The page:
Babies Still Get Sick Easily Even Though They Are Full Of Breastfeeding?
My baby is a 6 month old girl, fully breastfed. My question :
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Breast milk (breast milk) contains many antibodies that play an important role in maintaining the immune system, especially in protecting babies from allergies and infections, including those in the gastrointestinal tract. However, that does not mean that babies who are exclusively breastfed can be 100% protected from coughs and colds.
Apart from having a relatively weak immune system compared to adults, there are many factors that can make babies more prone to coughing and colds, including:
Have a history of allergies, or a family history of allergies
Sanitation, ventilation, and lighting of the living environment are not well maintained
Living in a densely populated environment, so it is easy to get infected by other people who are coughing or colds
Humid weather or the transition season, which often makes it easier for viruses to survive longer
The wrong way of breastfeeding, for example using a pacifier or breastfeeding while lying down, this can increase the risk of aspiration which can lead to pneumonia (inflammation of the lung parenchyma).
Having problems with the immune system, for example due to suffering from heart disorders, HIV/AIDS, taking steroids, autoimmune disorders, and so on
So, even if you have taken care of it by giving exclusive breastfeeding, your child can still experience coughs and colds. However, when compared based on the incidence, of course the frequency of coughs and colds in babies who are breastfed is less frequent than those who are not breastfed.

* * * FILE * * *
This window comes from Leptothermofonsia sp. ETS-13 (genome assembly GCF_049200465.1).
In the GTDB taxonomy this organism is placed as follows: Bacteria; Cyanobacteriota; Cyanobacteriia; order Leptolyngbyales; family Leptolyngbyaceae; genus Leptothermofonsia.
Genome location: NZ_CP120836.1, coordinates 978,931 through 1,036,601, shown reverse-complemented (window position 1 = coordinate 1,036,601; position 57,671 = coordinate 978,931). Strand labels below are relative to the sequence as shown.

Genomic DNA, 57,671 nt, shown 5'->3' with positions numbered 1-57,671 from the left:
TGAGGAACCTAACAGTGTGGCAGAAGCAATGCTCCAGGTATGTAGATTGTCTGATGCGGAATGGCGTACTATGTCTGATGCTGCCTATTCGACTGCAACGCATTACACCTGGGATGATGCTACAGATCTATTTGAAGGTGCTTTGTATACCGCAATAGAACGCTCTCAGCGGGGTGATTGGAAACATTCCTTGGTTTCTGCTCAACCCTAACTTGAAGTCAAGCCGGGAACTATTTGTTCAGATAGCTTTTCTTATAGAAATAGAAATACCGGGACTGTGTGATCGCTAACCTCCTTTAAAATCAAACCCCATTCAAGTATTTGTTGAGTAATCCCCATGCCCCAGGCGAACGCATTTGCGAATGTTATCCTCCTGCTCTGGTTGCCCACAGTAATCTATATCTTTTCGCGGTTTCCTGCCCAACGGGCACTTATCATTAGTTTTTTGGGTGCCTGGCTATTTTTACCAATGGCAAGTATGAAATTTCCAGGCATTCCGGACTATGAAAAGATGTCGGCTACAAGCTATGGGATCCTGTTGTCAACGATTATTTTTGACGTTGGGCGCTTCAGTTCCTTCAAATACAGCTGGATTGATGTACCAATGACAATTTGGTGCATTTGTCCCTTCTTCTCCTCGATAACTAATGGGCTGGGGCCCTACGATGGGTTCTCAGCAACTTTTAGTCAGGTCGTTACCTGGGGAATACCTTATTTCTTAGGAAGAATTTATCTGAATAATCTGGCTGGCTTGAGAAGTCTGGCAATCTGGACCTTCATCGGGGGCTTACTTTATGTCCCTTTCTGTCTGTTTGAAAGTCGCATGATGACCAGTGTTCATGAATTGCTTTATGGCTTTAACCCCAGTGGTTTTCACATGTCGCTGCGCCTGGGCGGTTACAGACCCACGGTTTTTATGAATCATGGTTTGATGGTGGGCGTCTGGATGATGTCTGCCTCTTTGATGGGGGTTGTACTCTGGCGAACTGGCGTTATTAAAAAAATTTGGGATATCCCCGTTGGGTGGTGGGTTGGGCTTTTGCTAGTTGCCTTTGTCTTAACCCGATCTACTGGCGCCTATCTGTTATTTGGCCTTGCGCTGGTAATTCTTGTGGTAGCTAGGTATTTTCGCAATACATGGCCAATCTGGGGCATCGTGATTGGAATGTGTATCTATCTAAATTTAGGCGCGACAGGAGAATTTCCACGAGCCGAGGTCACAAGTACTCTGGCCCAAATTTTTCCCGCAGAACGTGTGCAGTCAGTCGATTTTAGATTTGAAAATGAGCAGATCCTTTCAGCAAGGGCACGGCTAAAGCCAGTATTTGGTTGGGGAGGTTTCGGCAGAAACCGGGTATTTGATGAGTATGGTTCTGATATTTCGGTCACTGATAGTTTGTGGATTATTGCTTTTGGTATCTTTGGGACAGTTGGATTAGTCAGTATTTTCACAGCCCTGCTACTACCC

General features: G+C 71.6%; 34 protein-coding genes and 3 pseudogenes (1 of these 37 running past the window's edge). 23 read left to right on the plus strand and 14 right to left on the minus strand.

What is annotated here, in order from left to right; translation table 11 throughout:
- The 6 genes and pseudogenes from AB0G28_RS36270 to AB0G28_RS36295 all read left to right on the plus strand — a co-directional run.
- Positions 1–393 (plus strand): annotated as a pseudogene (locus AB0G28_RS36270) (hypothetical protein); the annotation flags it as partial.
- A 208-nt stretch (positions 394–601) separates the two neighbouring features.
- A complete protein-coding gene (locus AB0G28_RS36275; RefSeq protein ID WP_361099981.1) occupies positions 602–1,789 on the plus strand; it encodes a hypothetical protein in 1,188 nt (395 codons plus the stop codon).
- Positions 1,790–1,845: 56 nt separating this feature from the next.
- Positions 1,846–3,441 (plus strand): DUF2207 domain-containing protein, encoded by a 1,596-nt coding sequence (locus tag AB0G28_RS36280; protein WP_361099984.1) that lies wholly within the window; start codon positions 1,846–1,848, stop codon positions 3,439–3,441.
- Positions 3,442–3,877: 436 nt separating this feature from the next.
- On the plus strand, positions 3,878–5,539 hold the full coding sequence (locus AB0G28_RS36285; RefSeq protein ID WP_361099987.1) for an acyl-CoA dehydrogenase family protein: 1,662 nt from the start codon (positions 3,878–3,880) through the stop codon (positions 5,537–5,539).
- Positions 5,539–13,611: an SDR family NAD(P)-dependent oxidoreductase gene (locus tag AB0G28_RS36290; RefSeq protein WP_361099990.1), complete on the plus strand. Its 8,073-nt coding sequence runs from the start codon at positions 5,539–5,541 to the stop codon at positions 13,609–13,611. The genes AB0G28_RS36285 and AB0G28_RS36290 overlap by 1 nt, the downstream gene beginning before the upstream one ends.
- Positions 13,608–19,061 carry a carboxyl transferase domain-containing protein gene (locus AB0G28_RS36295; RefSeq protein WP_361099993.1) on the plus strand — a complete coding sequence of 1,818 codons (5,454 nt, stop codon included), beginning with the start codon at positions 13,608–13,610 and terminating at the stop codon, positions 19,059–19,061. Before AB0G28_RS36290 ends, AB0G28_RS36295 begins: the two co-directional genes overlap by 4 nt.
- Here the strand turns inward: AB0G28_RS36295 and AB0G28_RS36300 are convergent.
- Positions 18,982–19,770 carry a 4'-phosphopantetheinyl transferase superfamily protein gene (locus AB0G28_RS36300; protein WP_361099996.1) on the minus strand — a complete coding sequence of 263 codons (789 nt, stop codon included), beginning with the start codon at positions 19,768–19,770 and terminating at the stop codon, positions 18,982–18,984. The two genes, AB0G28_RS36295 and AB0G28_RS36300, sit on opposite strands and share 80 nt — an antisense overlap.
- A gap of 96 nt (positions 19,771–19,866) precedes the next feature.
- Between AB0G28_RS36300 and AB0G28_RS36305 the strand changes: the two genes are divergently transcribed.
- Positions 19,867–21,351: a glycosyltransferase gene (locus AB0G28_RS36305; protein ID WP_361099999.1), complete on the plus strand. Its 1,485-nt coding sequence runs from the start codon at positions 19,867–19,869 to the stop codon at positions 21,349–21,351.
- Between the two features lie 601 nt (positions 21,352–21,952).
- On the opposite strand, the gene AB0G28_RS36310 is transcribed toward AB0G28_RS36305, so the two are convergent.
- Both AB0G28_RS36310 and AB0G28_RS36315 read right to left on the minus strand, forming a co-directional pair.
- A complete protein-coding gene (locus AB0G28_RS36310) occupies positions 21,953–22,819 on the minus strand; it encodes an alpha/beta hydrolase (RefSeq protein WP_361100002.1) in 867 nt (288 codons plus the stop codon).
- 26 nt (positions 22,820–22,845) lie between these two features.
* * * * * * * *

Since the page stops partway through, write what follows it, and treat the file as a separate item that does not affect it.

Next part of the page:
Depending on the type of illness you're referring to, the notion that "a little baby who gets sick a lot will get stronger as an adult" may or may not be true. Especially for some diseases whose cause is infection, the first illness can cause the body to produce immunity, namely by producing antibodies. These antibodies can help the body recognize and ward off infection with the same microorganism in the future. However, these antibodies are specific. So you won't be protected against a different disease just because you've had another. In addition, there are also types of diseases that do not decrease the risk with a previous history of illness. So, it is necessary to clarify first what pain do you mean?
Carrying the baby in the front position is often the choice of parents, because it can make the baby calmer and less fussy. However, this needs to be considered so that the wrong holding position does not cause injury to your baby. In general, babies are allowed to be carried using a front carrier if they are able to support their head and spine well. Generally, this can be achieved when your baby is able to lie on his stomach or roll over on his own, which is around the age of 3-4 months. When carrying, make sure the child's position forms the letter M when viewed from the front (hips and upper thighs are well supported, not dangling), and forms a J when viewed from the side. Avoid the position of your thighs and legs dangling because it has the potential to cause hip dysplasia.
Taking care of your baby's teeth and mouth should ideally be done as early as possible, even before your baby has teeth. When the baby has not yet grown teeth, you can start taking care of the health of his teeth and mouth by always cleaning them using clean gauze before and after each feeding. Also clean the baby's tongue and mouth before bedtime and give him water often (if the baby is 6 months old). Furthermore, after the baby is teething, you can start using a special baby toothbrush and toothpaste that does not contain fluoride. The goal is to be safe if this toothpaste is eaten by the baby. Slowly, teach him to spit. And once he's good at spitting, you can start teaching your baby to brush their teeth using toothpaste that contains fluoride.
It should be noted beforehand that the above rules are not standard standards. Each child's condition can be different and need their own adjustment. Therefore, it is much safer if you consult directly with a pediatrician to answer all the questions you ask.
I hope this helps.
dr. Nadia Nurotul Fuadah